Dear Care for Crash Victims Community Members:
Imagine loopholes so big that broken axles are allowed to fall through them by a captive NHTSA. Which is worse – the defect in the Ford axle or the defect in the NHTSA that allowed brackets?
An excellent article addresses matters with life or death consequences.
“May 16, 2016 — Government regulations say automakers must repair recalled vehicles to make sure consumers are safe. But consumer safety advocates say that is not happening in the case of some 1998 – 2003 model year Ford Windstar minivans with rear axles prone to breaking due to rust.
And, they say all consumers should be worried that the National Highway Traffic Safety Administration doesn’t see this as a problem.
In 2010 Ford first recalled about 528,000 Windstars, saying a “completely fractured rear axle may lead to a loss of vehicle control” with “little or no warning.” But the automaker told the N.H.T.S.A. not all of them would get a new axle as the result of a recall.
Ford said it would only replace an axle only if it was cracking.
Otherwise, it would install supporting brackets that would “extend axle durability in the presence of corrosion.”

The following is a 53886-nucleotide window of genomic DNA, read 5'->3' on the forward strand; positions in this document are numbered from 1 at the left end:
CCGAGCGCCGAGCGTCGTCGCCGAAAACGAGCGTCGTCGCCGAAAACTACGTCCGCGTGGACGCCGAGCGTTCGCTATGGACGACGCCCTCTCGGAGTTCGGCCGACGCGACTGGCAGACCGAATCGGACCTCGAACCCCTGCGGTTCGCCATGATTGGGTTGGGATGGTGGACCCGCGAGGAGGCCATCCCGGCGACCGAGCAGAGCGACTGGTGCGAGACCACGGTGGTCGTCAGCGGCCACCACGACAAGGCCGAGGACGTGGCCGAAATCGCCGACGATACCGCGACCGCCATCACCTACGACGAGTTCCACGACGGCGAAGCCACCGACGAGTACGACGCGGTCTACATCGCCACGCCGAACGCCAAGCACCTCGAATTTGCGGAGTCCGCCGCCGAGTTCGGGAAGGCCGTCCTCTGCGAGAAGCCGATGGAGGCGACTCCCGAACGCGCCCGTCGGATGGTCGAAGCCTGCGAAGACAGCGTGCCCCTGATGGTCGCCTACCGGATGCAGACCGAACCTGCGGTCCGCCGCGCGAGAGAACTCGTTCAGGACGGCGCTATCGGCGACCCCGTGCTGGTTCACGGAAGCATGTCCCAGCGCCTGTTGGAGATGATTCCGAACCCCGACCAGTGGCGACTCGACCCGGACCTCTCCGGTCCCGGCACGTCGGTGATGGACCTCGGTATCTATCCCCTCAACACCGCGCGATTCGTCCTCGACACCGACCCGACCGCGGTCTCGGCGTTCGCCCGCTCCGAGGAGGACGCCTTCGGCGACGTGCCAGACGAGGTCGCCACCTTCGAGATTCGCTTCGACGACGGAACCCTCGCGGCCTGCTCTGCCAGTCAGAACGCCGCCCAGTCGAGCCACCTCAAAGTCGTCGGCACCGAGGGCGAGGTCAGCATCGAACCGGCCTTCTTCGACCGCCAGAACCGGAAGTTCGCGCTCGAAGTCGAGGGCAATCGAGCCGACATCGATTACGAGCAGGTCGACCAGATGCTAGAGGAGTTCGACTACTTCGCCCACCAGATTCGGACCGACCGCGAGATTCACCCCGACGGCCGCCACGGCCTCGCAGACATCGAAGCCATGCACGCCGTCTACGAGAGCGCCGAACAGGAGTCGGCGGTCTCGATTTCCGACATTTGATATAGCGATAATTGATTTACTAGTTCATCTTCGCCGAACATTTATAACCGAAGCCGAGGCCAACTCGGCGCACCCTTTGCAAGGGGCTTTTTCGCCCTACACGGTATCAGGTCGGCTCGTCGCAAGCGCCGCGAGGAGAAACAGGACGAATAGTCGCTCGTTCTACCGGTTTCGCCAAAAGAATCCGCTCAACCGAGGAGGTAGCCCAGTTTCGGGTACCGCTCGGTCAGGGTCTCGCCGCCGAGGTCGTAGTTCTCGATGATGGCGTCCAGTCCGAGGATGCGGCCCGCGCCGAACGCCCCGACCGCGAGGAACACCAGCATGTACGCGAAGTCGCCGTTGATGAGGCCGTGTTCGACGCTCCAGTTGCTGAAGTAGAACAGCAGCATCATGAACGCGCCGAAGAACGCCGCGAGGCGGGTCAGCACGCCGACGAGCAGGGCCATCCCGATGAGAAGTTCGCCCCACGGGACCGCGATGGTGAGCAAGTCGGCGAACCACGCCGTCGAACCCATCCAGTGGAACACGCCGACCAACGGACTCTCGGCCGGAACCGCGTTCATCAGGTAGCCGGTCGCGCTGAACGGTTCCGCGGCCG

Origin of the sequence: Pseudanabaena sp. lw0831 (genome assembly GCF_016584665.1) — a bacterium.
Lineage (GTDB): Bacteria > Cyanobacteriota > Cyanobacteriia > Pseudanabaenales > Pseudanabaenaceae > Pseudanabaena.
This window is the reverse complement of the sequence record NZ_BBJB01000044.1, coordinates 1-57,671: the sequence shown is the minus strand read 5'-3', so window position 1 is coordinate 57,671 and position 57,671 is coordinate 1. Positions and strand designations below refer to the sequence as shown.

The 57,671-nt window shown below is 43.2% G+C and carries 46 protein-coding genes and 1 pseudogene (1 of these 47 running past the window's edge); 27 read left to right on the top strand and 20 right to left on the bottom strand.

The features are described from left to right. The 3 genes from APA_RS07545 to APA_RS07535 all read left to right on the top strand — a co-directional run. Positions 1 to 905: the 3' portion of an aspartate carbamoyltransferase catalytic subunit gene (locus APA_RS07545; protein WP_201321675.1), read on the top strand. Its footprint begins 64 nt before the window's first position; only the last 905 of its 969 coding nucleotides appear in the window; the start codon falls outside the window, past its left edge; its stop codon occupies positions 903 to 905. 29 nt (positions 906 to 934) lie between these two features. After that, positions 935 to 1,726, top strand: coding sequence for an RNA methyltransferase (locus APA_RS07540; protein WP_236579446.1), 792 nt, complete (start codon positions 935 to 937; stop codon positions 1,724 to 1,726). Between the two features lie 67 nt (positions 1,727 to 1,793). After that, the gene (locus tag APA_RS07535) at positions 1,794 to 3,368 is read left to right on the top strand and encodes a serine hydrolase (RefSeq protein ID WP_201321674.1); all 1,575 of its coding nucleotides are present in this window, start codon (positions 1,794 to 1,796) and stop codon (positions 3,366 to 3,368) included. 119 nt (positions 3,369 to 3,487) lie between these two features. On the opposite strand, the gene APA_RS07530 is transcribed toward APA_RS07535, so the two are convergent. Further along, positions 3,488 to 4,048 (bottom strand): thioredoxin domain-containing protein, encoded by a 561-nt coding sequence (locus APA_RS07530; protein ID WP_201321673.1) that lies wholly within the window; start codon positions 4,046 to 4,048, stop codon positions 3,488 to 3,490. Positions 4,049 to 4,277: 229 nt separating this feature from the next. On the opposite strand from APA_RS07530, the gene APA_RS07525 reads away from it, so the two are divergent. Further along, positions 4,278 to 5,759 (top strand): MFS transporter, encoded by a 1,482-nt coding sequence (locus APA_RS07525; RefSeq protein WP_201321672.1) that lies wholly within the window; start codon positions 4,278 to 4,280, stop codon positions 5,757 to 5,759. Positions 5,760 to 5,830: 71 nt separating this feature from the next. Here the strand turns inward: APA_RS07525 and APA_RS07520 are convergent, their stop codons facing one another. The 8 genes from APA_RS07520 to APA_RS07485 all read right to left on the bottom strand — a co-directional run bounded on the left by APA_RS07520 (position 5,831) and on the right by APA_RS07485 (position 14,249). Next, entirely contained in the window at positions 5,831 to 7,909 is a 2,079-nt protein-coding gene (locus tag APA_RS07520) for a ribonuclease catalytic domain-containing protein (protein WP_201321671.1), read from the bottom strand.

The brackets were intended as a safety device “to prevent any future axle fractures from causing a loss of control,” John Cangany, a Ford spokesman said in an email. “Even with the brackets installed, there was still a potential for the axle to continue to corrode and crack.”
The federal regulators thought that was okay.
“The support brackets that were the recall remedy, eliminated the safety-related consequence if they were properly installed,” Bryan Thomas, the agency’s director of communications, said recently in a statement.
But federal regulations require a repair that will eliminate danger. A couple of brackets to prevent “a loss of control,” doesn’t do that, said Joan Claybrook, a consumer advocate and former head of Public Citizen who was in charge of the N.H.T.S.A. from 1977 to 1981. If Ford’s recall is going to be “lawful” all Windstars should get a new axle, Claybrook said.
The problem is that Ford isn’t replacing the axle, but instead trying to prevent a “catastrophic result” if it breaks, said Allan J. Kam, a safety consultant from Bethesda, Md., who was the senior enforcement lawyer for the agency before retiring in 2000.
Ford’s position is that there won’t be any “catastrophic results.” Just before the recall in 2010, a Ford spokesman said even if an axle broke the driver should be able to maintain control.
But shortly after the 2010 recall was announced, federal regulators took the unusual step of urging owners not to delay getting the problem fixed. The reason was a crash that killed Sean Bowman, a 28-year-old Massachusetts man.”